By Ed Sperling
Putting analog and digital engineers in the same room used to elicit strange looks and under-the-breath comments, but most companies have gotten beyond that stage. Now the question is how to pair them up effectively, get them all on the same team—sometimes even with software engineers thrown into the mix—while still getting a product out the door on time.
This is easier said than done. The goals of each side, the timetables, and the communication that is necessary along the way are all different. Throw in variables such as timing, last-minute functional changes, in-house hardware verification vs. in-field software verification, and power issues, and the challenges grow at each process node and each new design at existing nodes.
So how exactly are companies grappling with this, and what do they need to keep in mind? There’s no single manual for best practices, but there are some real-world stories about what’s working, as well as some new research to support it all.
The first step in any team-building exercise is communication. Simply bringing together teams with different disciplines and letting them hear the problems the other teams are encountering can go a long way toward making a team function as a team rather than working in silos under a single roof.
“Just sharing information and providing insight into design tasks can help,” said Michelle Boucher, a research analyst in Aberdeen Group’s product innovation engineering practice. “If you get those processes in place you can see how an engineering change order affects the other parts of a design. We’ve seen that happening with mechanical and electrical engineers collaborating together, and with the manufacturing part of the process, as well.”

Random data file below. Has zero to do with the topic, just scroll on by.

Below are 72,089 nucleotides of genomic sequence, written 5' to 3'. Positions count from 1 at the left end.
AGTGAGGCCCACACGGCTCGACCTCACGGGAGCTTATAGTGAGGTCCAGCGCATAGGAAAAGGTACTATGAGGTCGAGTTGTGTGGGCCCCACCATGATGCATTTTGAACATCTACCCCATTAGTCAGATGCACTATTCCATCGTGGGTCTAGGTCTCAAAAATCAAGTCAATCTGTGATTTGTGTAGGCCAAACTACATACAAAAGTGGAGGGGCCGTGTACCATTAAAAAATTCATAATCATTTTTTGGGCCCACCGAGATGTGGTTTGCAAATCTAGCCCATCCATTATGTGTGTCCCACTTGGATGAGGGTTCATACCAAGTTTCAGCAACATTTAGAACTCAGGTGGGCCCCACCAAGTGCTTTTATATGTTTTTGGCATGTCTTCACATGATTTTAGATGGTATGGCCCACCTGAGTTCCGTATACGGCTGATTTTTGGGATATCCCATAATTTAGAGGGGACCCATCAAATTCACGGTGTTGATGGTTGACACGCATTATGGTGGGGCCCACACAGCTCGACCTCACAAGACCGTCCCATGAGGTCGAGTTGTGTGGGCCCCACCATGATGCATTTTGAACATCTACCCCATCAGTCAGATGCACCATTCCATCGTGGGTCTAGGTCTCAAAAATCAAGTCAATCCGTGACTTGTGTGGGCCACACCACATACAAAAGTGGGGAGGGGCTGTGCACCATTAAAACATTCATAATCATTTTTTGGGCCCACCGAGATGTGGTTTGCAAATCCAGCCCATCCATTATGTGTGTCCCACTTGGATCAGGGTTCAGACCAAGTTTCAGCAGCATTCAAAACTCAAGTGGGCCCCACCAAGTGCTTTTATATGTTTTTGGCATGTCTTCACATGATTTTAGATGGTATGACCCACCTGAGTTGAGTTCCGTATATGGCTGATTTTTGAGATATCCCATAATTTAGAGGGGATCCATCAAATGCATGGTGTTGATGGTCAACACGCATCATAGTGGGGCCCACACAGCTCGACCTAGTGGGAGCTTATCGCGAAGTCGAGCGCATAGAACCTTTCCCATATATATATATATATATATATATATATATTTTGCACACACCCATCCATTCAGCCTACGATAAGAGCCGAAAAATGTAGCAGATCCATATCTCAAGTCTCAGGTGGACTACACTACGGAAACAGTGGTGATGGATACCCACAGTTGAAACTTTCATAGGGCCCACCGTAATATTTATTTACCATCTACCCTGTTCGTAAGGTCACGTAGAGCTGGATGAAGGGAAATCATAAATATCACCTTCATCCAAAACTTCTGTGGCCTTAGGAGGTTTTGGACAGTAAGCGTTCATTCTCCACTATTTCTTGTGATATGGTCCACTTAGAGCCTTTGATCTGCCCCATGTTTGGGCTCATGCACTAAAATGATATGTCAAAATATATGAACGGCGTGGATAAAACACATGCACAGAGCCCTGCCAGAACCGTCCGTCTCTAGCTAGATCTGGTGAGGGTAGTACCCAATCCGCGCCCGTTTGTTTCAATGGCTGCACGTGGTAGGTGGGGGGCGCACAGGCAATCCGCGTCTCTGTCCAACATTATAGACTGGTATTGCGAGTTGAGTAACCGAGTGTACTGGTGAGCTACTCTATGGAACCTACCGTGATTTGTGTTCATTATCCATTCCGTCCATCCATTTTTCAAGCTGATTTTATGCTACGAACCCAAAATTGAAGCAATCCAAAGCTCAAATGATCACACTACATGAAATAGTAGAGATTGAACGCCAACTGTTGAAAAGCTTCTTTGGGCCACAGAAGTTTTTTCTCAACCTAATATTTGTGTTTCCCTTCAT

This becomes particularly important in complex designs because power issues have forced companies to look well beyond the SoC into both the software and across the printed circuit board. It also has made packaging an up-front consideration.
Some companies have gone so far as cross-training their engineers and systems architects, although exactly how far that training can proceed is debatable. It takes years to develop good digital and analog engineers, and years more to effectively progress in areas such as functional verification. The presence of the other disciplines on the same team still makes some engineers uneasy.
Bridging the analog-digital chasm
When Ted Tewskbury, an analog engineer by training, took over as president and CEO of IDT two years ago and began pitching his vision, the digital engineering team asked him if they should start looking for new jobs. He has since expanded the company beyond its digital core into analog and mixed signal, but he said the problem most often encountered is fusing together the two worlds.
“The real challenge is getting folks to talk,” Tewksbury said. “We’re not trying to convert one camp to another, but the power of IDT is the power of analog and digital and each has its own very distinctive methodology.”
The most effective way of achieving this kind of communication is set up some kind of communication forum so that engineers on both sides can listen to the design challenges each is facing along the way. In the case of multinational companies, that requires bringing together design teams on a regular basis to talk.
It also requires a strong team leader—one with the leadership skills, the ability meet deadlines, and one capable of deep understanding of technology issues. And they generally have to be able to present well to customers, listen well, and to be able to know when a problem is brewing and how to solve it.
“It really does come down to the lead person and very strong project management skills,” Tewksbury said. “You need system expertise, product management, project management, people skills, the ability to work with customers and a willingness to get on a plane. The flip side is it’s an extremely gratifying job.”
But the team leader is only part of the equation. The skills below the leader have to be interlaced effectively, with cross training in related skills whenever possible.